I’ve got a recycling story for you and no it’s not complaining about the blue box system or anything like that.
It’s more about how we can be led to believe something that we’re pretty sure is not the way it is but you know there’s safety in numbers so….
This story goes back to June 30, actually I can go back even further than that when we lived on East Hill if the truth be told.
And what is truth is central to this story so let’s do that.
Back then our garbage day and recycling day were the same, Tuesdays as a matter of fact. One was every week and the other was every other week, pretty easy stuff.
In my naive I-should-definitely-get-out-more way I just assumed that was the case throughout Greater Vernon: and then we moved to the Landing and garbage day was still Tuesday, somehow, but recycling day was Friday.
It was traumatic and way more difficult to remember but somehow we adjusted and we’ve been quite happy ever since. One has to get over small setbacks like this after all.
And then came along June 30, 2016.
A Thursday to be sure, you can even look it up.
However, as my wife was driving to work, somehow ahead of yours truly for a change, she backed up in the cul-de-sac and informed me as I was beginning to get into my truck that most of the neighbours had their blue boxes out ready for the recycling truck.
“Why?” I protested meekly, and lazily I might add as I didn’t want to go back in the house if I could help it. “It’s only Thursday.”
“Yes, but tomorrow is Canada Day and maybe they don’t pick up on stat holidays,” she explained. “You never know, they could be right?”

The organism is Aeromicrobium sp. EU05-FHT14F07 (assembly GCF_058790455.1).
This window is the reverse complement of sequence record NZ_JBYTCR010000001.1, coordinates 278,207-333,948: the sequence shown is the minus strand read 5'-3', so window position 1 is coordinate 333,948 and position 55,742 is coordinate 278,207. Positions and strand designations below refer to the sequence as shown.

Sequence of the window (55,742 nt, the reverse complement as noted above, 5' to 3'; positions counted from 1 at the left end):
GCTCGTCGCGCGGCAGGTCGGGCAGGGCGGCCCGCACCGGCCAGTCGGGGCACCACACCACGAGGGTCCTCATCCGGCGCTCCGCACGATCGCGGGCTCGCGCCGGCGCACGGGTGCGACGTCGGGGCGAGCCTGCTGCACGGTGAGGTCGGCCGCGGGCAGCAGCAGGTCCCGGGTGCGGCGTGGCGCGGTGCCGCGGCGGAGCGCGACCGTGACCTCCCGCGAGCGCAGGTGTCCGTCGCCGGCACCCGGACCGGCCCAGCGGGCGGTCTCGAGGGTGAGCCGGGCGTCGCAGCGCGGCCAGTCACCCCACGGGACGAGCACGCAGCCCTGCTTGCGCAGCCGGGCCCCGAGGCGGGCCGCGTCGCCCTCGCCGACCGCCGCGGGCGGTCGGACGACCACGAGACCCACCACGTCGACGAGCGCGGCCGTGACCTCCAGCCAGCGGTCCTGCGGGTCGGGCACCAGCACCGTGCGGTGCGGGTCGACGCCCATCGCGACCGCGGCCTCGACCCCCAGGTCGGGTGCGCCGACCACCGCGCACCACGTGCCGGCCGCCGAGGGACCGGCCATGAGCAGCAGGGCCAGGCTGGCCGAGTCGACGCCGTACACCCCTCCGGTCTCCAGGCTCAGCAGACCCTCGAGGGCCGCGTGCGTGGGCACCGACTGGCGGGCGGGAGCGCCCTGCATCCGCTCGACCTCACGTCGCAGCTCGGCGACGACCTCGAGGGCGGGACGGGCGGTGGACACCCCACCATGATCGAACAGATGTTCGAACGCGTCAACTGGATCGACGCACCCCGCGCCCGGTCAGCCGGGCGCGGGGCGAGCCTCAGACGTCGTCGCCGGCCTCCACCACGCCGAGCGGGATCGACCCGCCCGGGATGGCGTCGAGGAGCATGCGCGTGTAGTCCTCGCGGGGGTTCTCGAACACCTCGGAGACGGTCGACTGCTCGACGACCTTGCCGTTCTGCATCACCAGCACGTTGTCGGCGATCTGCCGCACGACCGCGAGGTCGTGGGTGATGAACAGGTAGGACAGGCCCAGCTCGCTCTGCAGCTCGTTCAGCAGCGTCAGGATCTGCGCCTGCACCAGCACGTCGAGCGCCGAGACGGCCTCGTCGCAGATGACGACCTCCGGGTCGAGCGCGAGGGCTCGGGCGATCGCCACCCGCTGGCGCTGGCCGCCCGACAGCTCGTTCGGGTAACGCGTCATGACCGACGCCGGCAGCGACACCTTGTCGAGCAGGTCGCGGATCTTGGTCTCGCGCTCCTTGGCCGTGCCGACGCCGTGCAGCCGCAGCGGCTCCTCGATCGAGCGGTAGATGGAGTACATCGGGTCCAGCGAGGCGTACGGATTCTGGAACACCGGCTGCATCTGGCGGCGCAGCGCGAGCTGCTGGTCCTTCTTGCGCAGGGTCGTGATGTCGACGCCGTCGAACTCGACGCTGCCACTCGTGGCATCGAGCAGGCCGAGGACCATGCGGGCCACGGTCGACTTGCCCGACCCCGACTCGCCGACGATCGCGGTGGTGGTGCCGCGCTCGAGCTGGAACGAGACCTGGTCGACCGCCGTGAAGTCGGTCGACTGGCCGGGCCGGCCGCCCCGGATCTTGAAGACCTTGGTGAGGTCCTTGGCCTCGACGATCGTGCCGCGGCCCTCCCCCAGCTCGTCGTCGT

I was pretty sure they weren’t but she had a point. There’s safety in numbers after all. And I didn’t want to go another two weeks without getting rid of a full blue box.
And what’s the worst thing that can happen? They don’t pick up and we leave it out for Friday? So the risk/reward scenario meant that I had to go back in the house and get the blue boxes and cart them out to the roadway, even though in my brain I was pretty sure it was a waste of time and energy and I would be proven right in the end, but I wasn’t willing to take the risk to look like an idiot and I gave into that insecurity of being a minority on the issue.
Of course I could’ve also gone inside and found the handy-dandy recycling calendar that was somewhere in our papers to prove I was right and save me from this silly exercise, but that would take even more time and effort, and way more organization skills than I possess, so I took the easier way out and followed the herd.
Of course, we were wrong and the boxes were still sitting there at the end of the day and were dutifully picked up on Friday as usual.
Now there’s comfort in the fact that we all looked silly together but I think there’s a larger sociological issue at hand in following the lead of others, even when you’re fairly sure they’ve got it wrong in this instance.
There are facts, which can be looked up if so inclined, and then there’s people hedging their bets because one circumstance has changed (like a stat holiday) and assuming something is true that’s actually wrong, and everyone goes along with it just in case they may be right.
Polling comes to mind. The majority says this and the majority says that, but what’s the majority basing its opinion on anyway (something from the Internet?) and who’s leading the charge?
Oh well, that’s for another day and no harm and no foul on this occasion and hopefully we’ll all remember what we learned the next time this situation occurs.
Or we can all move to the East Hill where holidays rarely occur on Tuesdays?